The principal kinds of buildings in Moscow in 12-13-th centuries were a ground framework house (izba) and a semi-subterranean house. Semi-subterranean houses were usually sunk 0,3-1 m deeper. They had a ground floor and no windows. Wooden stairs led inside the hut. These structures were very alike dwellings of Slav settlers in Moscow land. A hearth was heated without chimney. One corner of a hut was occupied with a hearth. The opposite corner was the place of honor for guests. It was called “red corner” (it means “holiday, best, fine”). The corner in front of the hearth was intended for women. They cooked or span or did needlework there. The fourth corner men occupied.
Houses of wealthy townsmen were constructed as a few adjoined izba-chambers. A building was enclosed with palisade and constituted a kind of homestead. It included both the house and other household structures. A homestead of a craftsman included usually his workshop. Traces of handicraft are often found during excavations.
The first mentionings of Moscow in chronicles were related to its strategic importance in conflicts among princes. Moscow was a strong point of princes of Rostov and Suzdal and later of the Grand prince of Vladimir in their confrontation with Chernigov and Ryazan.
At the same time the city was both a fortress and a trade center. The main significance in trade connections had river communication. A lot of items made far from Russia were found in Moscow. They demonstrate widespread trade connections of Moscow. For example, in 19-th century when building Christ the Saviour Cathedral, two Arabic coins (dirkhem) dated to 862 and 866 years A.D. were found. Other artifacts from Kremlin and different parts of Moscow are slate spindle whorls made in the South in Ovrouch, fragments of golden embroidery from Byzantine, shreds of red-clay amphorae from the Crimea, amber ornaments from Baltic and so on.
Early Moscow was rather administrative than production centre. Moscow population was engaged in farming mostly, however the traces of various handicrafts such as pottery, wood and iron working and other are discovered during archaeological investigation in modern Kitai-gorod. In 12-13-th centuries Moscow craftsmen supplied Muscovites mainly.
In 12-13-th centuries Moscow developed and grew rich. In winter 1238 its rise was interrupted by Batiy’s horde invasion. According to a chronicle the Mongols captured Moscow, murdered Moscow voivode (commander of army) and almost all the inhabitants young and old. The Mongol destruction can be seen in a thick layer of a fire that lies under modern surface of Moscow centre. Nevertheless Moscow could be restored rather quickly after the ravage. The survived Muscovites returned to their old home and built it up.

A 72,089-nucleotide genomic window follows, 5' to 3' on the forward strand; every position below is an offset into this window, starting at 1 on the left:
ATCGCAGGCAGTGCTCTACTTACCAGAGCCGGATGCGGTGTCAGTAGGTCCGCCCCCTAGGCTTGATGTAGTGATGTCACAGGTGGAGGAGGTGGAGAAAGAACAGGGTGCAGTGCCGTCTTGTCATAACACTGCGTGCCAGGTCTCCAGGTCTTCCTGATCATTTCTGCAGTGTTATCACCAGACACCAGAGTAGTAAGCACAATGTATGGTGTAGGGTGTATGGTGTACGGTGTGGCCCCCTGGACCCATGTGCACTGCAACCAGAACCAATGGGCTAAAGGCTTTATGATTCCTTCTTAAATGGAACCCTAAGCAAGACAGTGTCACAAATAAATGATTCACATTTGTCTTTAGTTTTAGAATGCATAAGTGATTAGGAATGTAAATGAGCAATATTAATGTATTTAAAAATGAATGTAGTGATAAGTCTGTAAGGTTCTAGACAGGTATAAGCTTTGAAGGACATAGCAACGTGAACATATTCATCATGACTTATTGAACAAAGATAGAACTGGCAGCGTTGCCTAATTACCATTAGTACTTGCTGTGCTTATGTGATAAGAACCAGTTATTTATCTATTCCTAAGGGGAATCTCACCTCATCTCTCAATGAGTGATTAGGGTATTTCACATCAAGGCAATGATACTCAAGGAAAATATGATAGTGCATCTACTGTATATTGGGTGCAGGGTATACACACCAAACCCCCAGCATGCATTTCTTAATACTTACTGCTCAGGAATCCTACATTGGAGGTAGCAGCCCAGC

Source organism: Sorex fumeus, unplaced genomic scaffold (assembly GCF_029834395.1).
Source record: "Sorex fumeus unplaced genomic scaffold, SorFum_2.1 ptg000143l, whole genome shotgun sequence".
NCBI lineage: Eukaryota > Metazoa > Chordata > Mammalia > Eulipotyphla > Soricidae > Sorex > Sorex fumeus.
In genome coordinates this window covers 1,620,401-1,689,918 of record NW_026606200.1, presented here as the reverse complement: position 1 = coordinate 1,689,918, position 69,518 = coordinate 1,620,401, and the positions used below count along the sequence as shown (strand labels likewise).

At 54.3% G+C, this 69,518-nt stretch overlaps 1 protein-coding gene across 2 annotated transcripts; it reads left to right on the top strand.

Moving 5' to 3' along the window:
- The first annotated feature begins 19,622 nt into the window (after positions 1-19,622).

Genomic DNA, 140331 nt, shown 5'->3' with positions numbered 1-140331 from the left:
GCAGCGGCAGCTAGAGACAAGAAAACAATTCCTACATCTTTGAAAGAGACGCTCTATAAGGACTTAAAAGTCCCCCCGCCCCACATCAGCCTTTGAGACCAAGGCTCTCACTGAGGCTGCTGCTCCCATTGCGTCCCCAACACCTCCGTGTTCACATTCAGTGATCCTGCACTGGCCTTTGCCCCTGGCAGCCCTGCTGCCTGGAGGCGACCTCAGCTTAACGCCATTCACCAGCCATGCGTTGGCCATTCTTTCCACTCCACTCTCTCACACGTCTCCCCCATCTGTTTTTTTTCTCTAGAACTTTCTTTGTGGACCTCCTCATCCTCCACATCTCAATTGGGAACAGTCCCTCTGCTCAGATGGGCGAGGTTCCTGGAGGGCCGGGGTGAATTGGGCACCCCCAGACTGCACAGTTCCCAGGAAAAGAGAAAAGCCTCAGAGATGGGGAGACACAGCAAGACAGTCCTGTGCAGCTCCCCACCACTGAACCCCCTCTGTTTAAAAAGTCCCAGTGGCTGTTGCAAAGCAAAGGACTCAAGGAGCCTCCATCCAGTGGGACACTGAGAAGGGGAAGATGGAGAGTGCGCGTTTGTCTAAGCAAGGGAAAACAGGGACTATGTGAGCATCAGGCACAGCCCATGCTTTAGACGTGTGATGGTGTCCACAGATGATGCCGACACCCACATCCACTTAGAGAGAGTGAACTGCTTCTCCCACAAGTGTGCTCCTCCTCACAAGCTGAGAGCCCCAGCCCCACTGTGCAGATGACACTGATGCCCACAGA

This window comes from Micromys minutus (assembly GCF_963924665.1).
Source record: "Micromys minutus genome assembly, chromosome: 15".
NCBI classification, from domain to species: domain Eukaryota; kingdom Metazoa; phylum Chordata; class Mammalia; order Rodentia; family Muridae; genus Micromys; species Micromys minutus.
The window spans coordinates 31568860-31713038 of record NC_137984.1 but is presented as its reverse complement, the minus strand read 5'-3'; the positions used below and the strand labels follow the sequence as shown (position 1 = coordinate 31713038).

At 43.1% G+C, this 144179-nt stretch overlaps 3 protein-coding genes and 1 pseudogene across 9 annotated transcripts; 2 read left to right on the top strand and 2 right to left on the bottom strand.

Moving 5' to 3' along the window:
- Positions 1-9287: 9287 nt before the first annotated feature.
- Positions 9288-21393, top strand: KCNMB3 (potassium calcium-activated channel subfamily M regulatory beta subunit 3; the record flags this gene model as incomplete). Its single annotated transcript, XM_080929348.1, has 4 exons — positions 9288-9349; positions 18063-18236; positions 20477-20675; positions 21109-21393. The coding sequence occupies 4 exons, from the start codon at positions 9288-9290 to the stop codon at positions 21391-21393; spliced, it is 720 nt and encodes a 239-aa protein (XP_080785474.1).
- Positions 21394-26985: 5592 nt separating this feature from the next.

Mongol invasion ruined Russian land. Many towns could not regenerate, but Moscow arose, established and led separated Russian principalities to association. After the middle of 13 century population of South Russia destroyed by the Tatars moved to the North. This factor affected progress of cites of Moscow, Tver, Kostroma, and Belozero. In the middle of 13-th century Moscow became an important centre. That time it got an independent prince - Alexander Nevskiy’s brother, Michael Khorobrit (that means “making a show of bravery’). His governing was not long. In 1248 he exiled his uncle Svyatoslav and occupied the Grand prince’s throne but the same year he was killed in the battle with the Lithuanians. Thus Moscow entered the Great Vladimir principality again. Alexander Nevskiy allotted the city as an apanage principality to his younger son Daniel born in 1261. When Alexander had passed away, the Grand prince’s governor ruled Moscow until Daniel got mature. In 1282 Daniel was mentioned in a chronicle as an independent figure for the first time.
In the end of 13-th century northeastern Russia was involved in a long conflict between Alexander Nevskiy’s sons, Dmitriy of Pereslav and Andrew of Gorodetz. Daniel of Moscow supported now one brother, now another. But in 1293 when the Tatars whom Andrew of Gorodetz brought to Russia ruined Moscow, Daniel became an ally of the prince of Pereslav Dmitriy and his son John. Soon after, Daniel headed the struggle against Andrew of Gorodetz. He strengthened his principality by joining the fertile land of Kolomna. In 1302 childless prince John of Pereslav devised his apanage to Daniel of Moscow. Andrew of Gorodetz tried to dispute the will and went to the Golden Horde, as he was eager to attach Pereslav to his land with the help of khan. Meanwhile Daniel of Moscow died on the 5 of March 1303 taken monastic vows and schema (the strictest monastic rule).
Daniel of Moscow is considered to be the initiator of Moscow rise. During his governing both the territory of his land and the city of Moscow enlarged. Under Daniel the most ancient Moscow monasteries sprang up. They were Danilov monastery (to the South of Moscow in suburb) and Bogoyavlenskiy (of Epiphany) monastery (in trading region of the city). A later legend tells that Daniel of Moscow was buried in Danilov monastery. In 1652 saint relicts of the prince were found and in the end of 19-th - beginning of 20-th centuries the reverence of Saint Daniel of Moscow was established.